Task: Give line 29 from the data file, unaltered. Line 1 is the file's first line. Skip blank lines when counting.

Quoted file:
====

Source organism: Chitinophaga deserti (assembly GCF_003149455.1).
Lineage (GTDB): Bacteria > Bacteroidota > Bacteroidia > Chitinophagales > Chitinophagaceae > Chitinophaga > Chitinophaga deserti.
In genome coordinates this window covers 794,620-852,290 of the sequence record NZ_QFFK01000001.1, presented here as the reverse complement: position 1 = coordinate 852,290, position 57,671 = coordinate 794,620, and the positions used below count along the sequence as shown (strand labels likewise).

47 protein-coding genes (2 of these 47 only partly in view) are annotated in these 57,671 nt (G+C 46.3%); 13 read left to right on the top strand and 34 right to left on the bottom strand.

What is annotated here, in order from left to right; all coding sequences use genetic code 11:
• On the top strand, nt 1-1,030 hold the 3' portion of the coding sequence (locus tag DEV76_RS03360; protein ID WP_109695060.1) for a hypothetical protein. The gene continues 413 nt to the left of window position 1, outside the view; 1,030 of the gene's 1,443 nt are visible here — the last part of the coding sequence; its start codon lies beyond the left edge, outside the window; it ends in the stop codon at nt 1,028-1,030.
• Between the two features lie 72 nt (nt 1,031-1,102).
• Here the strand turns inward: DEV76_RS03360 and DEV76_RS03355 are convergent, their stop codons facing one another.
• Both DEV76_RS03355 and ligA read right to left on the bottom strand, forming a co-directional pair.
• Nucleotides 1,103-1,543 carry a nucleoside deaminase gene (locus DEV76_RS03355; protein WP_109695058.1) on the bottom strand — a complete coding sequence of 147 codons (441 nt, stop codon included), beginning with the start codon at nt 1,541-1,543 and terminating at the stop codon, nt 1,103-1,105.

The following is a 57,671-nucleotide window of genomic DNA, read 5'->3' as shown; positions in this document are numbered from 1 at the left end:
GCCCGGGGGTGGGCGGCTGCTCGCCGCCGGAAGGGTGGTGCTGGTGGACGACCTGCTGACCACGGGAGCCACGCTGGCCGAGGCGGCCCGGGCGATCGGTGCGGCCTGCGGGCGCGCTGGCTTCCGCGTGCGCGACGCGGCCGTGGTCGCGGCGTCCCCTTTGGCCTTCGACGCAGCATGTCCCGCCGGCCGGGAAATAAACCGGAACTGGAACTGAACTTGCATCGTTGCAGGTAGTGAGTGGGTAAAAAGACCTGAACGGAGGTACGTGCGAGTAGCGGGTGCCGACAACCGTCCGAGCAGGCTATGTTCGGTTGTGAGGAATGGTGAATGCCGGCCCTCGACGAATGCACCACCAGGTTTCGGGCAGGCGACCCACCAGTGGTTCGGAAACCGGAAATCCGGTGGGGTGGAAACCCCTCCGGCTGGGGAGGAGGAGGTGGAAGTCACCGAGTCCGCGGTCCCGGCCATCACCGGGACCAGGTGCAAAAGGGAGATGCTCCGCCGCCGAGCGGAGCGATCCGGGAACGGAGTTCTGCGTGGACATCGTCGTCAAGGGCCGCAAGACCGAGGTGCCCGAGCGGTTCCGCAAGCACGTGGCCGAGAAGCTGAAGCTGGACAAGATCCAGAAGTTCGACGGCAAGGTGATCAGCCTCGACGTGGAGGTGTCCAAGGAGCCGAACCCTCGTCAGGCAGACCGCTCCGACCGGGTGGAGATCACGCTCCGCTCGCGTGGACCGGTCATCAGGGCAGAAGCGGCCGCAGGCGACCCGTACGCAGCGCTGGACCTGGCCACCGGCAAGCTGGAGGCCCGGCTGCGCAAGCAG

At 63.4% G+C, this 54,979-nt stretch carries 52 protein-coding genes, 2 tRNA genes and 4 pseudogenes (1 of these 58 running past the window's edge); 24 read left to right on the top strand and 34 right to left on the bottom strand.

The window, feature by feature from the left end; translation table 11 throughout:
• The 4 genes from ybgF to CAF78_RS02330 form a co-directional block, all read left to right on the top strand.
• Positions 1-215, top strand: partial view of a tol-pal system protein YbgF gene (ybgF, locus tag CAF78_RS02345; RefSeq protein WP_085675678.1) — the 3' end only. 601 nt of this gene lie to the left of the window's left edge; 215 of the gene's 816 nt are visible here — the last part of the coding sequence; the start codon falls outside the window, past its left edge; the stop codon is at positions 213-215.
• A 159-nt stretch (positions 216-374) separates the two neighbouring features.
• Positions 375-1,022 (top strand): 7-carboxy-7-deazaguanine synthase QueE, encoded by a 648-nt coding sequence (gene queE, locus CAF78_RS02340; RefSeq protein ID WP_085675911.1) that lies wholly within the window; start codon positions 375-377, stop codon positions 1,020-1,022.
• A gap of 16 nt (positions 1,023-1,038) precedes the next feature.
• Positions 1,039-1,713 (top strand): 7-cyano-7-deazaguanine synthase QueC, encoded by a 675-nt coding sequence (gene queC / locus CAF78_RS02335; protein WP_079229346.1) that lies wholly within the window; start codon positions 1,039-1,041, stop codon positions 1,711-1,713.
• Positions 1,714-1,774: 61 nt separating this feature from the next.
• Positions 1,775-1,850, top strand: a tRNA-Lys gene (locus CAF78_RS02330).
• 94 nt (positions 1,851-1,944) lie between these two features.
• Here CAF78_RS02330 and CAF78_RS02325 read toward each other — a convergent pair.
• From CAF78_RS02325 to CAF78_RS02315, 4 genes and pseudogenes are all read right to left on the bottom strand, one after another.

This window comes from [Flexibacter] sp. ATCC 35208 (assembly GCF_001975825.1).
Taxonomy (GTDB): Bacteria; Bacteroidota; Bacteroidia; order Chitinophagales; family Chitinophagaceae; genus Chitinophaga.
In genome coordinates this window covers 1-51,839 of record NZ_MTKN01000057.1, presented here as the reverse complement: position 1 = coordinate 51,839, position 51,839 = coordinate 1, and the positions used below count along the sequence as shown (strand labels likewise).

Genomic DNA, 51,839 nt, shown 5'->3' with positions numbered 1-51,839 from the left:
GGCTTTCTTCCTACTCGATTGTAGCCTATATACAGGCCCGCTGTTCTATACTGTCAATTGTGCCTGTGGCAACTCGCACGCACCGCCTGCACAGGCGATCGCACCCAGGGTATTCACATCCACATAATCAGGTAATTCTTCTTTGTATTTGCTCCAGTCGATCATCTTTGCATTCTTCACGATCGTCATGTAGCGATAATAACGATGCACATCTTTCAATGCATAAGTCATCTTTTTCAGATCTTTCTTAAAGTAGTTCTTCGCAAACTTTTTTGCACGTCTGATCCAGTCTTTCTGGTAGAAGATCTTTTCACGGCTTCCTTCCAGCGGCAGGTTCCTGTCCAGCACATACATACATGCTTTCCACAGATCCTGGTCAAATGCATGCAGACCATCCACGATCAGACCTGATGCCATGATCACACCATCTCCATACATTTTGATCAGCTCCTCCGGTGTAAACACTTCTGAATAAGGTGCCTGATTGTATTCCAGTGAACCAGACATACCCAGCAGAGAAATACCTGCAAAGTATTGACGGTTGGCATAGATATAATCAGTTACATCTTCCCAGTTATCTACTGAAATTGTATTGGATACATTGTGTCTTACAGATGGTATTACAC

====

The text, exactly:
Genomic DNA, 51,839 nt, shown 5'->3' with positions numbered 1-51,839 from the left: